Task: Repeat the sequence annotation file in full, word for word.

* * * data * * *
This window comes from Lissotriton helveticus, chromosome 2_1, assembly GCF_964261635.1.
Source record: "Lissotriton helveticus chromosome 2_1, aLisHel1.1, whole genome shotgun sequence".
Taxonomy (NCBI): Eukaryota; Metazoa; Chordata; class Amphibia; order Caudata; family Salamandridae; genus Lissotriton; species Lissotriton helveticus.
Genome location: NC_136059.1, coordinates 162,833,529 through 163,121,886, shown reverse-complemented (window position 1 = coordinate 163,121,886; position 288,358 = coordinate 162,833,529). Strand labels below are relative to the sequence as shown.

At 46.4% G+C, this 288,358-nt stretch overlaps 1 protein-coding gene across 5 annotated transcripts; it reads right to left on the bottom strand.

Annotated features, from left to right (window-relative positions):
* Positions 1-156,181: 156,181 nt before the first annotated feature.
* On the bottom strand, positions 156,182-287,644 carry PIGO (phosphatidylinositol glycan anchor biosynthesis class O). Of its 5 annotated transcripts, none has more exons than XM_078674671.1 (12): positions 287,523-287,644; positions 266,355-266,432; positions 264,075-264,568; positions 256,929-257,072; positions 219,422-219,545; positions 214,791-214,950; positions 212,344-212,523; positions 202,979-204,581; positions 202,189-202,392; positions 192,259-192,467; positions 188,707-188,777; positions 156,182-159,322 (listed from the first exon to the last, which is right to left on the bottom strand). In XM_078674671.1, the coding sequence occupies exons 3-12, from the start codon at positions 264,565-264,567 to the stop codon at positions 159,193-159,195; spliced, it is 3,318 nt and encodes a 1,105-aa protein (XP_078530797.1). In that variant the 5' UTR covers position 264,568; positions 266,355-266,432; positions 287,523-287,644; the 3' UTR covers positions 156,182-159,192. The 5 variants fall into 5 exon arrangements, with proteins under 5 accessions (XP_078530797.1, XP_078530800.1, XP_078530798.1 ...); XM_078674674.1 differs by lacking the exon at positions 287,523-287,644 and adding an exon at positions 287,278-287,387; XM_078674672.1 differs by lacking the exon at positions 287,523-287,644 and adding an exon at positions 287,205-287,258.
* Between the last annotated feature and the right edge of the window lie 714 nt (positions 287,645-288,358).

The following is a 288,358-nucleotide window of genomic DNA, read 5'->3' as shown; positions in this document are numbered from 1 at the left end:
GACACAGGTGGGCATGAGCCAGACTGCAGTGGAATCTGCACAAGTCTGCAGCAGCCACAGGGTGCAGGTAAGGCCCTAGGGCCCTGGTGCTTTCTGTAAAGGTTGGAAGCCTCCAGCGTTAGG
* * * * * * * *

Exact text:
This window comes from Lissotriton helveticus, chromosome 2_1, assembly GCF_964261635.1.
Source record: "Lissotriton helveticus chromosome 2_1, aLisHel1.1, whole genome shotgun sequence".
Taxonomy (NCBI): Eukaryota; Metazoa; Chordata; class Amphibia; order Caudata; family Salamandridae; genus Lissotriton; species Lissotriton helveticus.
Genome location: NC_136059.1, coordinates 162,833,529 through 163,121,886, shown reverse-complemented (window position 1 = coordinate 163,121,886; position 288,358 = coordinate 162,833,529). Strand labels below are relative to the sequence as shown.

At 46.4% G+C, this 288,358-nt stretch overlaps 1 protein-coding gene across 5 annotated transcripts; it reads right to left on the bottom strand.

Annotated features, from left to right (window-relative positions):
* Positions 1-156,181: 156,181 nt before the first annotated feature.
* On the bottom strand, positions 156,182-287,644 carry PIGO (phosphatidylinositol glycan anchor biosynthesis class O). Of its 5 annotated transcripts, none has more exons than XM_078674671.1 (12): positions 287,523-287,644; positions 266,355-266,432; positions 264,075-264,568; positions 256,929-257,072; positions 219,422-219,545; positions 214,791-214,950; positions 212,344-212,523; positions 202,979-204,581; positions 202,189-202,392; positions 192,259-192,467; positions 188,707-188,777; positions 156,182-159,322 (listed from the first exon to the last, which is right to left on the bottom strand). In XM_078674671.1, the coding sequence occupies exons 3-12, from the start codon at positions 264,565-264,567 to the stop codon at positions 159,193-159,195; spliced, it is 3,318 nt and encodes a 1,105-aa protein (XP_078530797.1). In that variant the 5' UTR covers position 264,568; positions 266,355-266,432; positions 287,523-287,644; the 3' UTR covers positions 156,182-159,192. The 5 variants fall into 5 exon arrangements, with proteins under 5 accessions (XP_078530797.1, XP_078530800.1, XP_078530798.1 ...); XM_078674674.1 differs by lacking the exon at positions 287,523-287,644 and adding an exon at positions 287,278-287,387; XM_078674672.1 differs by lacking the exon at positions 287,523-287,644 and adding an exon at positions 287,205-287,258.
* Between the last annotated feature and the right edge of the window lie 714 nt (positions 287,645-288,358).

The following is a 288,358-nucleotide window of genomic DNA, read 5'->3' as shown; positions in this document are numbered from 1 at the left end:
GACACAGGTGGGCATGAGCCAGACTGCAGTGGAATCTGCACAAGTCTGCAGCAGCCACAGGGTGCAGGTAAGGCCCTAGGGCCCTGGTGCTTTCTGTAAAGGTTGGAAGCCTCCAGCGTTAGG